Do Rugby Fans Sit Together?

Rugby and football have a lot of differences both on and off the pitch. How fans interact with each other is a stark difference between the two sports.

Do Rugby Fans Sit Together?

Rugby fans do sit together, they are not separated based on who they support. It is very common for a handful of away supports to be surrounded by home fans. This does not cause any conflict.

Football fans are often in shock when they hear that rugby fans are not separated. They can’t imagine a world where rival fans can sit peacefully together.

Football fans are forcefully separated and are often escorted by police and made to take fenced off paths all designed to keep home and away fans apart. Police are so concerned about extreme violence and riots that they go to extreme lengths to ensure that the two groups do not get a hold of each other.

The atmosphere could not be different at a rugby game. There is little police presence and there certainly aren’t tower fences and imposing barricades preventing home and away fans from mingling.

In fact in rugby rival fans are encouraged to socialize with each other, grab a beer and have a sing. Rugby has an overall much friendlier atmosphere than football. Even if rival fans are being a bit cheeky and reminding the other side about the results of past matches cooler heads nearly always prevail.

Then once inside the stadium rugby fans just like outside the arena are free to walk wherever they choose. There is no designated area based on who you support. The seating is completely mixed. Small groups of rivals fans are able to sit amongst the “enemy” outnumbered 500 to 1 with no issues.

There are always a few security guards assessing the situation to ensure everyone behaves themselves but they are almost never required to intervene. Even if the rival fans start a slightly rude chant or ask the losing side’s fans to check the scoreboard. The atmosphere is still upbeat and happy.

In contrast in a football match, rival fans for their own safety have to be caged up well away from the home fans. They are only allowed to sit in special areas which are blocked off from the home fans and are typically surrounded by security just in case some of them are crazy enough to try and jump the barricade.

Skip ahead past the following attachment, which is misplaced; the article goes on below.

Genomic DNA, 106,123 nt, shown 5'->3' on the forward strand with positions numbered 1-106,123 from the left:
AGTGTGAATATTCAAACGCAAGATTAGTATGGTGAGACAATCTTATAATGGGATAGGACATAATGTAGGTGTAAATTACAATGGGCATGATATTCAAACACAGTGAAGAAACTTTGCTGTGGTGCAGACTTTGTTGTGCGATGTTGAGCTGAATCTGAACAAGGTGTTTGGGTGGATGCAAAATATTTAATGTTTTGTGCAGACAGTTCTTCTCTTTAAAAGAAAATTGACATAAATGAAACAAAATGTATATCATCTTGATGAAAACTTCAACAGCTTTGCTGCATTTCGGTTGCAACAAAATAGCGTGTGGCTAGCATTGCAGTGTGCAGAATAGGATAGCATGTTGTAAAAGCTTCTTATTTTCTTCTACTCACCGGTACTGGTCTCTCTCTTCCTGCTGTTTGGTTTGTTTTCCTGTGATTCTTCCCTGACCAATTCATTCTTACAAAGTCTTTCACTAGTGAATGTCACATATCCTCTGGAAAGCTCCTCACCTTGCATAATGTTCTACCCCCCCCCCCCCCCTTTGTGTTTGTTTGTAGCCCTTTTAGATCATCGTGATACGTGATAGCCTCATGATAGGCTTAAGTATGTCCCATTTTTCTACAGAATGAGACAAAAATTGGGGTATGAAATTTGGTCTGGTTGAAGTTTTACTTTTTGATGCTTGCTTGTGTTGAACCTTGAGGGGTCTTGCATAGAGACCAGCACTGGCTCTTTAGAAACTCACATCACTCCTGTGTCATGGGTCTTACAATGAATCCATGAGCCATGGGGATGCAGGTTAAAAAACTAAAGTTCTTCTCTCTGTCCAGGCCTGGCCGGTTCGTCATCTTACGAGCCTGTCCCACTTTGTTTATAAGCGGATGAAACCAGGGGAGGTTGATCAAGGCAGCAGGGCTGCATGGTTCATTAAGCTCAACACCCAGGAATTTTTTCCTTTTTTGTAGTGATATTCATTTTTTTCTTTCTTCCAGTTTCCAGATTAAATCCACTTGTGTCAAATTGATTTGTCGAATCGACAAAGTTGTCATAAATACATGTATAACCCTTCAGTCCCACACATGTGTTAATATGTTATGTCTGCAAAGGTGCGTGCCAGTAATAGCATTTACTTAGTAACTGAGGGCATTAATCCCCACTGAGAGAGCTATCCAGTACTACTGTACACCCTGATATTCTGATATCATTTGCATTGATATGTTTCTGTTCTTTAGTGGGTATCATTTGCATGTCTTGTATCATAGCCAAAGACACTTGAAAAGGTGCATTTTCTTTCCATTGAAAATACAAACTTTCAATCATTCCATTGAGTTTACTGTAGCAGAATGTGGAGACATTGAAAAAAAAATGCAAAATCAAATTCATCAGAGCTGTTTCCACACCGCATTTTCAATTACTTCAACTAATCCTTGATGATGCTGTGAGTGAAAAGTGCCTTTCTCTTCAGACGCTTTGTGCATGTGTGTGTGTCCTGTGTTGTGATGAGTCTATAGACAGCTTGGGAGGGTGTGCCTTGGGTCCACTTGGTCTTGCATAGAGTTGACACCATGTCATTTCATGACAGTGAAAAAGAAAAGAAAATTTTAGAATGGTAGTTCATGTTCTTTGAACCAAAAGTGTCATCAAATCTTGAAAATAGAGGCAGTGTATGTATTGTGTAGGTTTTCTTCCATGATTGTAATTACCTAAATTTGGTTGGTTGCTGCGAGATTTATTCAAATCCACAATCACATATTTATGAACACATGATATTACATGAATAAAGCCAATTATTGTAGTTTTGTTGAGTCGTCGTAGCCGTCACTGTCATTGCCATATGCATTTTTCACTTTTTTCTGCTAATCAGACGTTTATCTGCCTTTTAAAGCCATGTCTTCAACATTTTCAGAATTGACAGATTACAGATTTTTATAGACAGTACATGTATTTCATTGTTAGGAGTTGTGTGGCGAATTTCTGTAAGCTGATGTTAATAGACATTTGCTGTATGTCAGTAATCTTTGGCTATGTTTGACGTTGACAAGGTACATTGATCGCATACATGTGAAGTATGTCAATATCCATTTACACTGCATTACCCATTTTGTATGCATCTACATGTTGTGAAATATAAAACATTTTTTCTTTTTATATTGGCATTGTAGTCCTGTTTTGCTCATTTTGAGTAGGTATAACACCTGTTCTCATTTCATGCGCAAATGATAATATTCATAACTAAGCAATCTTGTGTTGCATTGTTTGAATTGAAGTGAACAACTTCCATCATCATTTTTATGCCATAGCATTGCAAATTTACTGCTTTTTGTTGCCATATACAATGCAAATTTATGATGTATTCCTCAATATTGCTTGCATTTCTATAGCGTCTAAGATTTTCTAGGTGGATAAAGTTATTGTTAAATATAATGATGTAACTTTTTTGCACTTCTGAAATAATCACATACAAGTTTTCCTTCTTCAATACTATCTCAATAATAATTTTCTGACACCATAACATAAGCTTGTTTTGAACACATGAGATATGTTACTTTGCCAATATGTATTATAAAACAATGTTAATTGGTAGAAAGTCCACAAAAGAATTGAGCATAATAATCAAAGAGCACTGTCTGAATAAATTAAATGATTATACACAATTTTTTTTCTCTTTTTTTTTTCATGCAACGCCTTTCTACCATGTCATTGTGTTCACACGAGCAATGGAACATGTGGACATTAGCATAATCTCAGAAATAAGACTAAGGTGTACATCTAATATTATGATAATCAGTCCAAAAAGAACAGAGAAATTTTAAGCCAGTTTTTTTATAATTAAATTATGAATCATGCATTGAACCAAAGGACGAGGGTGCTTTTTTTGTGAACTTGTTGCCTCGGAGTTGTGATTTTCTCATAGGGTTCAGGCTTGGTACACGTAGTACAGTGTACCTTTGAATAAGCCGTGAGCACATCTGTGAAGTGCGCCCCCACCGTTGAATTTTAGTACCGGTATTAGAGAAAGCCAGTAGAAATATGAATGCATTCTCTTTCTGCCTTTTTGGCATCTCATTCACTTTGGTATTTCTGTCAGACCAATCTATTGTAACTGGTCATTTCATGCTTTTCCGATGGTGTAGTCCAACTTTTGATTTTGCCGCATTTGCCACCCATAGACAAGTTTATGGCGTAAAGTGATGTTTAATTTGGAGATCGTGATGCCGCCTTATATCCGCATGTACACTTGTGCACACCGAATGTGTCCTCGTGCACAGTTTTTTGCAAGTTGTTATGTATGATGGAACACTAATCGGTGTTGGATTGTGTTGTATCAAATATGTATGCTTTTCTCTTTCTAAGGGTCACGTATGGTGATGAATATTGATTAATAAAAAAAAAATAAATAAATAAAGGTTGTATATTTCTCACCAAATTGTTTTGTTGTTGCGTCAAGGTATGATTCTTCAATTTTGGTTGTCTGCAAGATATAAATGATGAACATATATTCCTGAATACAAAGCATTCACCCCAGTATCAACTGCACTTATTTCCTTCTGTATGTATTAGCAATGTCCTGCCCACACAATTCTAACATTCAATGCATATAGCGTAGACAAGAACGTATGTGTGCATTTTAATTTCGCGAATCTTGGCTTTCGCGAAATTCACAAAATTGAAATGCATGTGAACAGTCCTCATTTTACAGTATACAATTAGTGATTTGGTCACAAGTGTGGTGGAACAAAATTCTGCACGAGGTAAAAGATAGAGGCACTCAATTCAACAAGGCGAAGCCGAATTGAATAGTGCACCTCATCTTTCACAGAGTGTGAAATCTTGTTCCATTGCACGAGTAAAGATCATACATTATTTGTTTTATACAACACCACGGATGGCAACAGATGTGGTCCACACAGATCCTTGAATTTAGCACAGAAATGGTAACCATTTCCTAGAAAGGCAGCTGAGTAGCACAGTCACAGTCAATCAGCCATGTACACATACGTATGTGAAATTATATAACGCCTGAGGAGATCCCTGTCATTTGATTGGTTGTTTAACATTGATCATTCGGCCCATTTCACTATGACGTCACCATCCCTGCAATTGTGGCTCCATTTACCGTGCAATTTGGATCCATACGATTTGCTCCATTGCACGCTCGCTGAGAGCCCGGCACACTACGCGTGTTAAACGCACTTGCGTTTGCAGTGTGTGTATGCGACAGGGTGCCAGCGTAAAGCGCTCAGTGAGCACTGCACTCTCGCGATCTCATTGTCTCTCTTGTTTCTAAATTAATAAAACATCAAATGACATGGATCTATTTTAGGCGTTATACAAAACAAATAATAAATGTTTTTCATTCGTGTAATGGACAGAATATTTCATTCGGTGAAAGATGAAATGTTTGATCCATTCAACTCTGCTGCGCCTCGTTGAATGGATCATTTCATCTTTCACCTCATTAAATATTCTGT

The atmosphere within football stadiums is often far from cheery and welcoming. When the home side is losing and the away fans start jeering them things become very tense and you can feel the potential for violence in the air. The home fans will genuinely become angry and start screaming.

If they could get to the rival fans and start bashing them many of the home fans would jump at the chance.

Why Are Football And Rugby Crowds Different?

Football has traditionally been a working class game while rugby is a middle and upper class sport. Rugby hooligans are on the pitch whereas football hooligans are off the pitch.

Everyone knows football crowds and fans are much rougher than their rugby counterparts. A big reason for this is the demographic of the supporters.

Football fans tend to be from lower socio-economic backgrounds and come from higher crime areas in big cities compared to rugby fans who come from middle class and upper class backgrounds, attended private schools and live in safer, upscale areas.

A lot of rugby fans also come from rural areas which don’t have gang or crime issues that many inner city areas of big cities have where the most diehard football fans are drawn from.

The physicality and the violent nature of rugby especially compared to football seems to somehow diffuse the tension in the ground. Rugby fans are happy to let their side battle it out and be the hooligans on the pitch while they peacefully enjoy the match off the pitch.

In contrast the non-violent nature of football seems to be not enough to quench the thirst for conflict and competition among a segment of football fans.

Some football fans are looking for a more intense level of competition that football is not delivering. This leads to them wanting to take things further and have their own competition with rival fans involving their fists.


Rugby fans do not need to segregated they are allowed to sit with rival fans. This does not cause any conflict and results in a unique atmosphere where groups of rival fans can be cheering and singing right next to each other.

Unfortunately in football this reality is not possible due to the threat of extreme violence and the potential for riots. Why football fans can’t act like rugby fans has long been debated. It appears that the different demographics of the two fan bases plays a role and also the nature of the sports. Rugby’s intense violence on the pitch seems to have a calming effect on the crowd.

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